The third CMC joint is between the capitate and third metacarpal bone. The capitate articulates with a convex facet on the metacarpal base via its triangular and mainly concave distal surface.

The capitate bone also takes part in forming the fourth CMC joint, together with the hamate and fourth metacarpal bones. In this case, the anteromedial corner of the capitate projects an articulating facet towards a large, oval, dorsal facet on the fourth metacarpal base. The partially convex and concave quadrangular proximal surface of the metacarpal base meets a small, anterolateral facet on the distal surface of the hamate bone.

The neighboring larger, anteromedial facet on the same distal surface of the hamate contributes to the formation of the fifth CMC joint, together with the fifth metacarpal bone. This metacarpal base meets the hamate via a transversely concave and coronally convex laterobasal surface. This concave-convex transition is not abrupt, but rather slopes downwards, almost flatly. This beveled edge on the articular surface of the hamate bone permits the fifth CMC joint a greater range of movement compared to the rest of the CMC joints.

From the above descriptions, the flat (non-planar) nature of the four CMC joints becomes evident. While some are indeed almost flat surfaces, others are concave, convex, or both. Therefore, they are structurally similar to ellipsoid or complex saddle synovial joints. However, the curvatures of the CMC joints are so small that they are usually disregarded, qualifying them functionally as plane synovial joints.

Learn more about the general features of various types of synovial joints using Kenhub’s  articles, diagrams, videos and quizzes.
 

Joint capsule

The four CMC joints are surrounded and stabilized by a common fibrous capsule. This fibrous capsule is lined by a synovial membrane that secretes viscous synovial fluid, which acts as a lubricant. The synovial membrane is usually continuous with the lining of the intercarpal joints.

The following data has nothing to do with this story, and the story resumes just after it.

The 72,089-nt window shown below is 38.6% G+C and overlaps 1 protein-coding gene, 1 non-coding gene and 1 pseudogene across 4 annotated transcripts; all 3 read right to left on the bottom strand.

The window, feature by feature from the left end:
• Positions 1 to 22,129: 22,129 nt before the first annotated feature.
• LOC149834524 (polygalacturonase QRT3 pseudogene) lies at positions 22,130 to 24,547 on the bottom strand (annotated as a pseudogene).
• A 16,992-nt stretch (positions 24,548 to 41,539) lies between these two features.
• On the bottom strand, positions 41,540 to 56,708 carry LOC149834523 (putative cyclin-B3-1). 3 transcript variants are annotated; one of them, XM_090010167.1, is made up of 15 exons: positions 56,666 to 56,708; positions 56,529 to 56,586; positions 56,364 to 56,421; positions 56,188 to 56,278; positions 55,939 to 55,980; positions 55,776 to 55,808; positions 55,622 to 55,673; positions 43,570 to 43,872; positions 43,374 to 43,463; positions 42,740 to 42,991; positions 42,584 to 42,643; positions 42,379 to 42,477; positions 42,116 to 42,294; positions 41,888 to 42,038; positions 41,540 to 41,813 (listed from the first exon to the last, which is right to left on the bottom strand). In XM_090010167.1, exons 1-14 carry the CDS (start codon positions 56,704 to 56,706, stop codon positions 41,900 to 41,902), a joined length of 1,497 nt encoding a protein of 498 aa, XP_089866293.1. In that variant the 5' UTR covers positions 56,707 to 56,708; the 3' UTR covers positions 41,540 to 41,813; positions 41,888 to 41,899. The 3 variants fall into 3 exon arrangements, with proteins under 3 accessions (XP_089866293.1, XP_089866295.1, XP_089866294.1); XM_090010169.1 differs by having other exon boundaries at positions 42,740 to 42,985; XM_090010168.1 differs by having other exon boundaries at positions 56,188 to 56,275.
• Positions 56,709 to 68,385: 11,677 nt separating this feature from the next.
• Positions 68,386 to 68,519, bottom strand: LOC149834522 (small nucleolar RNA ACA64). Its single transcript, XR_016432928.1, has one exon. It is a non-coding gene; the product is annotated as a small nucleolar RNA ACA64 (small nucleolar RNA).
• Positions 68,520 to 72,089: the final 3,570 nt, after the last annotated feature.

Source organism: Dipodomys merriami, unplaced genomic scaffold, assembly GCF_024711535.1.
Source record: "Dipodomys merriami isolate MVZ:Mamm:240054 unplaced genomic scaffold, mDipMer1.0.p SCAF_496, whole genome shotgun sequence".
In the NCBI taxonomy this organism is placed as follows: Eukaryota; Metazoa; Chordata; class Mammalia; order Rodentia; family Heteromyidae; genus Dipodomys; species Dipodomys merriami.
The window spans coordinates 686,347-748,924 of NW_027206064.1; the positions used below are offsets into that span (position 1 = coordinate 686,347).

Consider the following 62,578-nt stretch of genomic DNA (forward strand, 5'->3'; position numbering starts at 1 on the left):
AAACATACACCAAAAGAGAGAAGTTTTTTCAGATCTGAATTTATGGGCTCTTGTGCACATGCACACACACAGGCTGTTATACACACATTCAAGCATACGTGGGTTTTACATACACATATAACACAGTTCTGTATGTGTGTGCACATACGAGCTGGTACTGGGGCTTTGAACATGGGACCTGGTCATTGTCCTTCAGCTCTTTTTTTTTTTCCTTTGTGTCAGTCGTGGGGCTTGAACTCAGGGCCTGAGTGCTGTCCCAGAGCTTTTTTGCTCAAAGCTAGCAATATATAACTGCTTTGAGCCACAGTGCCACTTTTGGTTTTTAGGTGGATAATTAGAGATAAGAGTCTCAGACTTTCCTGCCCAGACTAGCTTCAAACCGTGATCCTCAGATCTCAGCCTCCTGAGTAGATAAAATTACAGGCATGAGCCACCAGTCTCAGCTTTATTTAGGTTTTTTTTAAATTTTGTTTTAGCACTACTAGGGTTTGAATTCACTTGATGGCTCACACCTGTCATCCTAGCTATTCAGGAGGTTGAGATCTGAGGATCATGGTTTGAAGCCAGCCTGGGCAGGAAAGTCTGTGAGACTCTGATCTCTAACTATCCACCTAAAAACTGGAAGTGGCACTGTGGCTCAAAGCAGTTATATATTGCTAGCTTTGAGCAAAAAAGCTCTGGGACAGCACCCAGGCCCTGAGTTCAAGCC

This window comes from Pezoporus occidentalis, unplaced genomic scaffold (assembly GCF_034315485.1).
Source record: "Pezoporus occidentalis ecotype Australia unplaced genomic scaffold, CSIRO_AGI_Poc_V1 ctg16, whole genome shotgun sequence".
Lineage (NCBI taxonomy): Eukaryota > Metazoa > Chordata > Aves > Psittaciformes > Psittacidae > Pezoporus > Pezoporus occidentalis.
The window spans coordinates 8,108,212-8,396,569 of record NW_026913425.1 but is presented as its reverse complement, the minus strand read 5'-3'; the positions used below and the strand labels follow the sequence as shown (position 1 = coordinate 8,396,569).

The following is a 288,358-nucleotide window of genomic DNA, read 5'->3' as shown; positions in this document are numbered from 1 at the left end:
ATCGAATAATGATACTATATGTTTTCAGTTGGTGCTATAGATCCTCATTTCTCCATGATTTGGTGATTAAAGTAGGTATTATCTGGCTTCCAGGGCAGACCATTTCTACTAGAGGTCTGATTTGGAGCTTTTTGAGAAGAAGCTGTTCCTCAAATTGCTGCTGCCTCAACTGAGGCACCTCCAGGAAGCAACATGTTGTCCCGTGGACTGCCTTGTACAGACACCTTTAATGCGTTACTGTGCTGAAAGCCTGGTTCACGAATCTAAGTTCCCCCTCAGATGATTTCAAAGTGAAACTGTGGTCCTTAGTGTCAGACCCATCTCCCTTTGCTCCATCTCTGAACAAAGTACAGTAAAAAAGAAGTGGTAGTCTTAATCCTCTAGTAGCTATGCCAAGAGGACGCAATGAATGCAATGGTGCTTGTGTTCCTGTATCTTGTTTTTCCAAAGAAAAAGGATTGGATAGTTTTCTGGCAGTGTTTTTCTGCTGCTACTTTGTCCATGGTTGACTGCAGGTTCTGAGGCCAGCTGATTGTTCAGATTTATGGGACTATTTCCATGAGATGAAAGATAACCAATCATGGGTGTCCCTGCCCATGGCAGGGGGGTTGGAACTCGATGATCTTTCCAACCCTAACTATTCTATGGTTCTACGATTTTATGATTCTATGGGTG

The joint cavity of the CMC joints extends proximally and distally, communicating with the midcarpal and intermetacarpal joint spaces, respectively. The articular surfaces of the CMC joints are lined by hyaline cartilage.

Ligaments

The CMC joints are stabilized by three sets of ligaments: dorsal carpometacarpal ligaments, palmar carpometacarpal ligaments and interosseous ligaments. These soft tissue structures are actually thickenings of the fibrous joint capsule surrounding the CMC joints.

The dorsal carpometacarpal ligaments, located on the dorsal aspect of the hand, are the strongest and offer the most reinforcement to the CMC joints. They comprise a total of seven ligamentous bands that extend obliquely between the dorsal surfaces of the distal row of carpal bones and the four medial metacarpal bases. Metacarpals 2, 3 and 4 each receive two bands; metacarpal 2 from the trapezium and trapezoid, metacarpal 3 from the trapezoid and capitate, and metacarpal 4 from the capitate and hamate. The fifth metacarpal is an exception because it receives only one ligamentous band, which is from the hamate bone. This band connects with the corresponding palmar carpometacarpal ligament to form an incomplete capsule.